Electric trucks are the latest thing in the electric vehicle (EV) sector, with the loudest noise being made by Tesla with its Tesla Semi, writes Robin Whitlock

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Electric trucks are not a new development in the automotive sector by any means. However, the sector is under constant pressure for the development of new, cleaner, vehicles in order to reduce air pollution and fight climate change.

Initially, these vehicles are being introduced for short range roles, for example, as refuse collection and parcels delivery. However, manufacturers are also investigating their potential for use on longer routes, as the charging infrastructure, and battery technology, evolves and improves.

What are the main benefits of electric trucks?


“Battery-electric trucks are zero-emissions vehicles,” says Dakota Semler, CEO and co-founder of Thor Trucks, speaking to the Trucking Info website. “Emissions standard compliance numbers always adjust upwards and get harder to meet with each new round of regulations, but for every electric truck an OEM produces, they get emissions credits that allow them to market and sell more conventional diesel trucks as well.”

The electric truck doesn’t, yet, have the same range as its conventional diesel and gasoline counterpart. Neither can it be ‘refuelled’, i.e. recharged, as quickly.

Furthermore, the charging infrastructure in many countries around the world is still very much in its infancy. A further problem is that current battery systems are still pretty heavy and take up a lot of room on board a vehicle chassis.

One of the main challenges in this new sector will be maintenance and operation. New maintenance procedures will have to be learned.

Operators will also soon discover that they won’t be able to operate an electric truck in quite the same way as a diesel or gasoline vehicle. However, there is growing confidence that these vehicles will soon prove themselves following their initial introduction.

Currently, the introduction of electric trucks in the US is being driven by new, looming regulation. The federal government is introducing heavy-duty fuel economy standards which will become law in 2025.

These regulations will see truck manufacturers rated on the overall fuel efficiency standards of their vehicle portfolios. Those manufacturers who fail these standards will have to pay a non-compliance penalty. Additionally, cities and states across the US are also introducing their own local regulations.

Consumers are increasingly enthusiastic about electrification


Nevertheless, according to John Gerra, director of business development for electric truck maker BYD Motors, transport operators and consumers are increasingly enthusiastic about electrification. BYD intends on using electric trucks in the refuse truck role in Seattle next year.

However, the company is also noticing a rising demand for cleaner vehicles across the country. BYD will begin using electric trucks on refuse routes in Seattle next year, but the company is also seeing a rising demand for EVs nationally.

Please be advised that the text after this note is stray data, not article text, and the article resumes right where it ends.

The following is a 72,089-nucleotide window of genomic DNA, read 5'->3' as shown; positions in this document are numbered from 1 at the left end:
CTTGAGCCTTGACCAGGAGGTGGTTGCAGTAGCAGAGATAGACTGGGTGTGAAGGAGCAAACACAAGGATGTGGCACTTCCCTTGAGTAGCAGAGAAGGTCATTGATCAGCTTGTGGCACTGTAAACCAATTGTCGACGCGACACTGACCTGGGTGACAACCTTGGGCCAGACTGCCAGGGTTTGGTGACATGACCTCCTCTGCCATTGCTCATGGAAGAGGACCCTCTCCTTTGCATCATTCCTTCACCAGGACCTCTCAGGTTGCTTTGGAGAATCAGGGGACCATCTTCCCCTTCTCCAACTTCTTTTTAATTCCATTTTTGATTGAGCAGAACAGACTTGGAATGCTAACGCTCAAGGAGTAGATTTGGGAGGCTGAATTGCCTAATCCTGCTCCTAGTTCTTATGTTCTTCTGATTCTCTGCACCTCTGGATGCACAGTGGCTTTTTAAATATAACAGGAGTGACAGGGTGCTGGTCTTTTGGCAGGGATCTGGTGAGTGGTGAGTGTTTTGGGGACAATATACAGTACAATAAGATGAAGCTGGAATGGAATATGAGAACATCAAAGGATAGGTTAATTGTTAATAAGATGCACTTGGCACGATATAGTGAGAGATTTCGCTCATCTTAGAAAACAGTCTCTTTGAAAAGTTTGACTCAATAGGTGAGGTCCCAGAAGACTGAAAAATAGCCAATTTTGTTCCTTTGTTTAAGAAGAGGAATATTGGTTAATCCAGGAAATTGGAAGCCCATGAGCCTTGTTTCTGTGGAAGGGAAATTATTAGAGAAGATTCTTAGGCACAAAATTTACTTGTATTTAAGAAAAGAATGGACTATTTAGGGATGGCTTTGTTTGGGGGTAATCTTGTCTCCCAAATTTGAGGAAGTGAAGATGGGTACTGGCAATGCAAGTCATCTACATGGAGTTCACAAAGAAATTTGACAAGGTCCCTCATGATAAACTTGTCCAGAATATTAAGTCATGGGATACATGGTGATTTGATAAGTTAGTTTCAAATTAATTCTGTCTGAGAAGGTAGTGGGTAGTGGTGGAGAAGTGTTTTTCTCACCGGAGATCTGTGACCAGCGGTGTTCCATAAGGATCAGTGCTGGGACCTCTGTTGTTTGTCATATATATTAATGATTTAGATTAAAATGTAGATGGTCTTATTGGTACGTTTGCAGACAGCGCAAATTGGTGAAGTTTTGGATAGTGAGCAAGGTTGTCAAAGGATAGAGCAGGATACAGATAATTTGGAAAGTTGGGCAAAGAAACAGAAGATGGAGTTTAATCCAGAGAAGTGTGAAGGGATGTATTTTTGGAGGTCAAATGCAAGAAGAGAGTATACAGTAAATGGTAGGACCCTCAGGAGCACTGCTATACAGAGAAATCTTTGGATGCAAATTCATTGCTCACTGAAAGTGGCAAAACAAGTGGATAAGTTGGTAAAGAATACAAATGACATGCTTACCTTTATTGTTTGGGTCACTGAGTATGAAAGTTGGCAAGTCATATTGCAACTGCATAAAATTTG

Richelle Carkin, of the new Electric Mobility Group established by Daimler Trucks North America, has noted a number of important factors driving support for electric trucks and buses. The main driver is cost. Reduced energy consumption and maintenance requirements will mean reduced costs.

A key factor will be innovation in battery technology and improved endurance. Overall, costs are already falling rapidly, and will continue to do so.

As with electric cars, range anxiety remains a problem. Conventional trucks can travel more than 1,000 miles before it runs out of fuel. There is no way that an electric truck will be able to match that performance quite yet.

Current operational roles by electric trucks


This hasn’t prevented Tesla CEO Elon Musk announcing an expected 500-mile daily range for the Tesla Semi, assisted by hourly ‘top-up’ charges by high-capacity charging stations. However, other models have much shorter ranges.

A black Tesla Semi in Rocklin, California: Source: Korbitr/Wikimedia Commons

The eCascadia, for example, can only travel 250 miles (400km), while the eM2 drops down to 230 and the Daimler Fuso eCanter 100 miles or less. For this reason, electric trucks are currently being considered only for short-range roles.

The refuse truck is one such example. They typically operate on a ‘stop-go’ basis, which is ideal for electric trucks fitted with regenerative braking. China is seeing high rates of adoption for this role and electric refuse trucks are also starting to become popular in the US and Europe.

The advantages are clear when you consider that diesel or petroleum refuse trucks are far less efficient than electric models. They are also far more polluting. In the US, the New York City Sanitation Department is to start an evaluation of electric refuse trucks next year.